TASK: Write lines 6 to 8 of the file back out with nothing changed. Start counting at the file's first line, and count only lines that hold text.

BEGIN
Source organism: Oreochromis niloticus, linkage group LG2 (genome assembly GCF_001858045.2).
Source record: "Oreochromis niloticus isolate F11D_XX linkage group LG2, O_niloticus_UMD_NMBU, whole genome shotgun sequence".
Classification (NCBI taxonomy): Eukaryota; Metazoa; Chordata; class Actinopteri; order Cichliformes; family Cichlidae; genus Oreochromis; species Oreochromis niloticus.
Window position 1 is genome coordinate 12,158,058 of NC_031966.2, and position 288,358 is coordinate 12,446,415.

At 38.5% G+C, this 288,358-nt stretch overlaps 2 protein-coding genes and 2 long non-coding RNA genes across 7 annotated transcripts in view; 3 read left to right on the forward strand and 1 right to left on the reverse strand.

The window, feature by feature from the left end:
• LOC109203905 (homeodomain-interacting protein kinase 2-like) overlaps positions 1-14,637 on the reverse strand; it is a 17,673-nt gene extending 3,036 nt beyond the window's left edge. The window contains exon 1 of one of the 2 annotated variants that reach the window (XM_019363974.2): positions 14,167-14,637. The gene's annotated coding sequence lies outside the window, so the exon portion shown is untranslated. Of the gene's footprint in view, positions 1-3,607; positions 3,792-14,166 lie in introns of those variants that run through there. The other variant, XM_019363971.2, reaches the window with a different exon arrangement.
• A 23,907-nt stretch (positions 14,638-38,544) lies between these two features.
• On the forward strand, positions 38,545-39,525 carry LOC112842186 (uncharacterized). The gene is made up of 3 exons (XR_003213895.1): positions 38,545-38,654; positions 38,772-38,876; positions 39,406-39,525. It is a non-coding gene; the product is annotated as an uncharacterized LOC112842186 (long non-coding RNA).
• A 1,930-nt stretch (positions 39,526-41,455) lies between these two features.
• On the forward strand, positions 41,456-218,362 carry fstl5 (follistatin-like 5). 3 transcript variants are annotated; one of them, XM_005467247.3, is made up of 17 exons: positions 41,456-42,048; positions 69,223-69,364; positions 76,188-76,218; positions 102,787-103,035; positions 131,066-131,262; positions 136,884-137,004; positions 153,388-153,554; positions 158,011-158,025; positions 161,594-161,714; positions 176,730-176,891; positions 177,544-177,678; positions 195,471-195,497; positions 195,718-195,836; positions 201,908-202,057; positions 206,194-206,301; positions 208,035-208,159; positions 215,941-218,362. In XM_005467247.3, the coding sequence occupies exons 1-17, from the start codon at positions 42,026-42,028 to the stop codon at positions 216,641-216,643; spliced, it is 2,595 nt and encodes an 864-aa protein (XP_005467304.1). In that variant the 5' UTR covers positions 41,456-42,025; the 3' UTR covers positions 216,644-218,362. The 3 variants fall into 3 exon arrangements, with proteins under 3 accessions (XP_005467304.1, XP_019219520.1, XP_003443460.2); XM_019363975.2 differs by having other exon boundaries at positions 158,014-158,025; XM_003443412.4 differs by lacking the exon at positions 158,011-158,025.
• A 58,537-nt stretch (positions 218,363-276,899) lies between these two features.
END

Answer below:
The window, feature by feature from the left end:
• LOC109203905 (homeodomain-interacting protein kinase 2-like) overlaps positions 1-14,637 on the reverse strand; it is a 17,673-nt gene extending 3,036 nt beyond the window's left edge. The window contains exon 1 of one of the 2 annotated variants that reach the window (XM_019363974.2): positions 14,167-14,637. The gene's annotated coding sequence lies outside the window, so the exon portion shown is untranslated. Of the gene's footprint in view, positions 1-3,607; positions 3,792-14,166 lie in introns of those variants that run through there. The other variant, XM_019363971.2, reaches the window with a different exon arrangement.
• A 23,907-nt stretch (positions 14,638-38,544) lies between these two features.